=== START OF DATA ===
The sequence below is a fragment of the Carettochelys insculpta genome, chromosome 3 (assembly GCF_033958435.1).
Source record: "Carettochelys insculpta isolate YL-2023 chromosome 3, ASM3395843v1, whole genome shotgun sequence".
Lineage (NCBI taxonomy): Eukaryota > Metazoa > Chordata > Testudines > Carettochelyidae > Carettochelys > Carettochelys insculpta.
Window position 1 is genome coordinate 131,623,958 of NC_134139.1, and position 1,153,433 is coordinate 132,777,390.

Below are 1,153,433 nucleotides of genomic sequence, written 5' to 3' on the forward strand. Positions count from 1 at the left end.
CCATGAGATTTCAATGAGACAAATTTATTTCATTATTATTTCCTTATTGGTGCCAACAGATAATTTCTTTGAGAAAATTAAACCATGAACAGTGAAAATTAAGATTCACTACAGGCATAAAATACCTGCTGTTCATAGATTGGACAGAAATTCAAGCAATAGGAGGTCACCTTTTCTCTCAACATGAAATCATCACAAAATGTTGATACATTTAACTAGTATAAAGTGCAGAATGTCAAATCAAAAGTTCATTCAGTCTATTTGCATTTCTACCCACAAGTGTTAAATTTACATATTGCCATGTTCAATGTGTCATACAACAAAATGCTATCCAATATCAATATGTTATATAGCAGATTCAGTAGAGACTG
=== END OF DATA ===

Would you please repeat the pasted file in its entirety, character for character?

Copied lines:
The sequence below is a fragment of the Carettochelys insculpta genome, chromosome 3 (assembly GCF_033958435.1).
Source record: "Carettochelys insculpta isolate YL-2023 chromosome 3, ASM3395843v1, whole genome shotgun sequence".
Lineage (NCBI taxonomy): Eukaryota > Metazoa > Chordata > Testudines > Carettochelyidae > Carettochelys > Carettochelys insculpta.
Window position 1 is genome coordinate 131,623,958 of NC_134139.1, and position 1,153,433 is coordinate 132,777,390.

Below are 1,153,433 nucleotides of genomic sequence, written 5' to 3' on the forward strand. Positions count from 1 at the left end.
CCATGAGATTTCAATGAGACAAATTTATTTCATTATTATTTCCTTATTGGTGCCAACAGATAATTTCTTTGAGAAAATTAAACCATGAACAGTGAAAATTAAGATTCACTACAGGCATAAAATACCTGCTGTTCATAGATTGGACAGAAATTCAAGCAATAGGAGGTCACCTTTTCTCTCAACATGAAATCATCACAAAATGTTGATACATTTAACTAGTATAAAGTGCAGAATGTCAAATCAAAAGTTCATTCAGTCTATTTGCATTTCTACCCACAAGTGTTAAATTTACATATTGCCATGTTCAATGTGTCATACAACAAAATGCTATCCAATATCAATATGTTATATAGCAGATTCAGTAGAGACTG